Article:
In retirement, Harry and Ella will have permanent monthly income totaling $5,890 before tax composed of $4,400 from investments, two $558 monthly Old Age Security cheques, and two Canada Pension Plan cheques totaling $374. After age and pension credits, splitting of CPP benefits, provincial tax credits for seniors and zero tax on Tax-Free Savings Account payouts, income tax would average about 12 per cent, Don Forbes estimates. They would have $5,182 a month after tax.
Getting there from here
First, Harry and Ella should each fill their TFSA cumulative space with $31,000 of available cash. In January, 2015, they can add another $5,500 each.
The last question is the cost base that Harry and Ella will leave with the farm. It is currently low with the cattle herd fully amortized plus $400,000 for land, buildings and equipment. If the farm transfers to the trust, each beneficiary of the trust could utilize his or her capital gains exemption and eliminate almost all capital gains tax at disposition. Thus the next generation would be able to add capital value to the initial $4 million and not have to worry about capital gains tax on partial sale of some of the farm assets. The arithmetic is, in fact, benevolent, for five times the $800,000 exemption per person (the parents and the three children) is the present value of the farm, $4 million.
Harry and Ella say that they want to quit the farm, but chances are they will remain close to it. If the trustees agree, the parents could provide advice and guidance and receive a fee for their services.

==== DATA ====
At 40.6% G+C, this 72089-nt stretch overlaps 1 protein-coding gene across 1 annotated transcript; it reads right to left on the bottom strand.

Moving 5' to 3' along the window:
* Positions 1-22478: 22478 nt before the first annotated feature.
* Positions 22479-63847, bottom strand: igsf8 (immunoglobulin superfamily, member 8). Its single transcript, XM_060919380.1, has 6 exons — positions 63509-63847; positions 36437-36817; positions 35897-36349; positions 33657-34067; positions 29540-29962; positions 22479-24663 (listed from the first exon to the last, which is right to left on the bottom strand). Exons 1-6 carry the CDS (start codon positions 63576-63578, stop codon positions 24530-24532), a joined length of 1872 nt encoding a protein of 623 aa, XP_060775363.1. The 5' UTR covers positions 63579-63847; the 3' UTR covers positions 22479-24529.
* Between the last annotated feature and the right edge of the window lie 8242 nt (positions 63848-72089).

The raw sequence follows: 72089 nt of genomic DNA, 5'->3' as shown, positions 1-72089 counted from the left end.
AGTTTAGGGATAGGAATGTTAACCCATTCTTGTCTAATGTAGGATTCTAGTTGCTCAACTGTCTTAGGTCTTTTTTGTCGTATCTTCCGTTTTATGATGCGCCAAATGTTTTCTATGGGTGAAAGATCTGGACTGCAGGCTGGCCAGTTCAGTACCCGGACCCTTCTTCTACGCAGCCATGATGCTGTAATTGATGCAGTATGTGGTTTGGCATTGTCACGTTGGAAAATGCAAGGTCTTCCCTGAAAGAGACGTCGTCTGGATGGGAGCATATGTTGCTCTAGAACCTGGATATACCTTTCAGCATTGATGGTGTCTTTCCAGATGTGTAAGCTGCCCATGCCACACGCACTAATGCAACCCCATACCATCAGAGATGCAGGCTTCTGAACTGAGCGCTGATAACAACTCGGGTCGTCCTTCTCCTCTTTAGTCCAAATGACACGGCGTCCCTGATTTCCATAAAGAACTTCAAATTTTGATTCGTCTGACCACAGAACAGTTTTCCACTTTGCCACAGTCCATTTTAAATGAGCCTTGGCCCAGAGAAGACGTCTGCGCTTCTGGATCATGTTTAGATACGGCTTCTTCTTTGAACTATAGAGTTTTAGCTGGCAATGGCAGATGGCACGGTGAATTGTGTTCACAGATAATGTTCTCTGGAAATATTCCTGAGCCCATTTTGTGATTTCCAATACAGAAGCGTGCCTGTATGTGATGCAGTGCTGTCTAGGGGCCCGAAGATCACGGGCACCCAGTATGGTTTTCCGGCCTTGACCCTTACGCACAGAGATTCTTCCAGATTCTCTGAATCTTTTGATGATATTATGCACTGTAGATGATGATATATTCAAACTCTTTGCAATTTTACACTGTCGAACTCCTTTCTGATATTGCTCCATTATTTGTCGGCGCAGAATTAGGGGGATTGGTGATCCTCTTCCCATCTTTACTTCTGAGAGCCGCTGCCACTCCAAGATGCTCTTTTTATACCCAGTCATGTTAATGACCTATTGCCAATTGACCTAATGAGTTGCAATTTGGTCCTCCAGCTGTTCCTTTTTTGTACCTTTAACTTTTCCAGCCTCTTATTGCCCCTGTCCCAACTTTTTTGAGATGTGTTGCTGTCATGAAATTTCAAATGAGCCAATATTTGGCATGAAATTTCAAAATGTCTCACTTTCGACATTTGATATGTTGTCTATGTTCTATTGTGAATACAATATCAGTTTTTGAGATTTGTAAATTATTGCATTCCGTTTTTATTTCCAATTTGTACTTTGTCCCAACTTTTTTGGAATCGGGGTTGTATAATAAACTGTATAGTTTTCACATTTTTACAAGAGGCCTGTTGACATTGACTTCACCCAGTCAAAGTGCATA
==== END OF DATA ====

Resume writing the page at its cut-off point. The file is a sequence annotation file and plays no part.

As the reorganization of the farm and its management proceeds, the operation can be restructured as three operations: 1) the grain and grazing operation, 2) the cattle operation and 3) farm equipment and the farm house. Each asset class can generate income.
The grain and grazing component is relatively easy to manage. The farm could lease out the land and take rent rather than profit. The cow operation takes more management but is potentially a high value added business, which can take in more animals or lease animals to neighbours. The farm house is a primary residence and will appreciate tax-free. The equipment can be depreciated.
“This solution offers the combination of perpetuation of the family farm under the control of a family trust, a flexible family-wide management plan within the trust, the ability to shift assets between the identified business components and a way of extracting money to bolster the capital Harry and Ella need to generate retirement income while also providing for a new farm house. It is low risk, it is transparent, it will tend to keep intra-family conflicts to a minimum and it preserves the interests of two non-farming children,” Don Forbes adds.
Will the plan fly? The immediate need is for Harry and Ella to convene a family meeting to assess everyone’s needs, Erik Forbes says. The plan has to be explained, the role of the trust as a bridge over generational transfer has to be explained and accepted, and the costs in time and money for trust governance also have to be made clear.
The trust concept means that there will be no disposal of the farm to strangers. So for the good of the farm and for the good of the family, the way the trust works, who will serve as trustees, who will audit the trust, and who will handle tax management also need to be discussed.
“The plan is an agreement for the future,” Don Forbes explains. “You could say that, because it leaves so much in place that it is no solution at all. Yet the beauty of the plan is that it requires nothing but cooperation. It leaves the farm much as it is and provides for the needs of everyone.”